Offices of the Maryland State’s Attorneys
Overview In the area of criminal law, the responsibility of prosecuting all criminal cases generally rests with the State’s Attorney for the jurisdiction in which the offense occurred. In Maryland, each political jurisdiction (the counties and Baltimore City) are served by an elected State’s Attorney, who serves a four-year term. Aiding the State’s Attorney in the performance of their duties are a number of Assistant State’s Attorneys who are appointed by, and serve at the pleasure of, the State’s Attorney. The number of Assistant State’s Attorneys varies from county to county, depending on the population, caseload, and the appropriation of funds by the local government. The size of the various State’s Attorneys’ offices in Maryland range from three prosecutors in smaller jurisdictions to hundreds in Baltimore City. Most offices have at least one deputy State’s Attorney, who serves as second- in-command. Many offices aid law enforcement by giving advice on an investigation and by serving as the legal advisor to law enforcement. Several offices have civilian investigators hired by the State’s Attorney. Many larger offices have specialized units handling specific crimes – some are exclusive units and handle only specific types of cases. These units are typically narcotics, white-collar crime or fraud, and violent crime/homicide units. Additionally, larger offices are divided into divisions, based on where the case will be heard. In those offices you will find District Court, Circuit Court and Juvenile Court divisions. Purpose: The two major functions of the Office of the State’s Attorney are (1) to prosecute at trial all violations of Maryland law that have a criminal sanction, and (2) to investigate criminal activity within its jurisdiction. Prosecutors have several tools available to fulfill this function. The State’s Attorney has the power to issue subpoenas to compel the release of records held within its jurisdiction. Further, the State’s Attorney may request the issuance of a grand jury subpoena for records anywhere in Maryland. Additionally, the grand jury may summons an individual to appear before it and answer questions regarding matters under investigation by the State’s Attorney. All proceedings, summonses, subpoenas, and testimony before the grand jury are strictly confidential and may not be revealed by the prosecutor. This protects the target of the investigation from what may be unfounded allegations. Most prosecutors will answer any questions dealing with a matter before the grand jury with “no comment.” Powers: The office of the State’s Attorney is prescribed by the Maryland Constitution and Maryland statutes. The powers of the State’s Attorneys themselves are nowhere specifically enumerated and defined with the result the State’s Attorneys are vested with the broadest discretion.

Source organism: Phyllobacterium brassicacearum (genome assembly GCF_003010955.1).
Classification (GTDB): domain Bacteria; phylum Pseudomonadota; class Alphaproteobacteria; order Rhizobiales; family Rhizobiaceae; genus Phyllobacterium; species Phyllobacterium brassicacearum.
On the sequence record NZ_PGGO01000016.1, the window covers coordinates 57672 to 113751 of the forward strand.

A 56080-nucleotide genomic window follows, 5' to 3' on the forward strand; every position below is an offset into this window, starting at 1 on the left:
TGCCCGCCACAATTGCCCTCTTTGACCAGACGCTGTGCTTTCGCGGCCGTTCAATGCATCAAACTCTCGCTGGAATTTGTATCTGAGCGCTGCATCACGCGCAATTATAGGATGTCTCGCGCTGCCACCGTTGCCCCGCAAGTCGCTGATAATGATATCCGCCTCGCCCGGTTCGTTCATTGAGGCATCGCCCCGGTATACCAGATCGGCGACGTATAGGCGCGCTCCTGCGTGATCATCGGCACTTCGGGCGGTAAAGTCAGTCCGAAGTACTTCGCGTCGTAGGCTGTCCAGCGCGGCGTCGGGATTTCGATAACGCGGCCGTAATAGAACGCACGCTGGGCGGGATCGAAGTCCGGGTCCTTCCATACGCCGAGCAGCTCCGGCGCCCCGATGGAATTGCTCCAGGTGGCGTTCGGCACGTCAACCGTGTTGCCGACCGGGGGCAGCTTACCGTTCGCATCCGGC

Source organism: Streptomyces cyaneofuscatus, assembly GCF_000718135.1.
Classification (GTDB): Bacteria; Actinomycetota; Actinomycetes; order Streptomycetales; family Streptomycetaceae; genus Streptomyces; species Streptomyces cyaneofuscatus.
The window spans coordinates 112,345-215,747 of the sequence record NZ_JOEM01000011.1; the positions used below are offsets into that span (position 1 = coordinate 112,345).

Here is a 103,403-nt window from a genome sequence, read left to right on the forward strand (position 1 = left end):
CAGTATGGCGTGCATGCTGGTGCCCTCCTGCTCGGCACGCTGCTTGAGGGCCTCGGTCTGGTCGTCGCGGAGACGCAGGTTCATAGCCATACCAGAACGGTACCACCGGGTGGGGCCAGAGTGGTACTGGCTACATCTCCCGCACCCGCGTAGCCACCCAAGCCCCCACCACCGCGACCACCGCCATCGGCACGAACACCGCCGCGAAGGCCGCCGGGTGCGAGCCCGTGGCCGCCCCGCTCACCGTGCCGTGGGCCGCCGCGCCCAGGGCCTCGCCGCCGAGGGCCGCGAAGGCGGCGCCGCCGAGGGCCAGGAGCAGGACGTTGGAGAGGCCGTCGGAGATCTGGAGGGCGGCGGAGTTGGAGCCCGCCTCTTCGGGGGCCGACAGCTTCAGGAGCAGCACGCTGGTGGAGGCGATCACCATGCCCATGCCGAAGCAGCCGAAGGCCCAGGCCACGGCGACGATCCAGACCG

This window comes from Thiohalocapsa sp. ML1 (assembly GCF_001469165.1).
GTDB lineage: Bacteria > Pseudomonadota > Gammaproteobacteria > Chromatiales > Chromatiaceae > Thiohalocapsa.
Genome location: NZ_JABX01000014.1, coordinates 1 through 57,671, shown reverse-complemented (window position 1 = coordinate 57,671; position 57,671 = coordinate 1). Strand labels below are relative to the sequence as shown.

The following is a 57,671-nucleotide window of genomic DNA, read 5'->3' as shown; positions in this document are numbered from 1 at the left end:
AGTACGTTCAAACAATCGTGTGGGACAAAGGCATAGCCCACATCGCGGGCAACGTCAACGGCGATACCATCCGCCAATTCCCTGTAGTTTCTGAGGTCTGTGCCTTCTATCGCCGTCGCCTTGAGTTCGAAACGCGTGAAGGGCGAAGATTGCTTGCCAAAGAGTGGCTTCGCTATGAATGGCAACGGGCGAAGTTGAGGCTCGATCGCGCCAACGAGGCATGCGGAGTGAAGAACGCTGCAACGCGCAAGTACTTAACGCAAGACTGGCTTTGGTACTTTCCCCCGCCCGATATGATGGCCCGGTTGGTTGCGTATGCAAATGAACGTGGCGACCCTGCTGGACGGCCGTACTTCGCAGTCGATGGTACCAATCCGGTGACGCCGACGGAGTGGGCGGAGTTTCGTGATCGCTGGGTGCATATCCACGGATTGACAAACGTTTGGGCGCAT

Made with FlippingBook - Online catalogs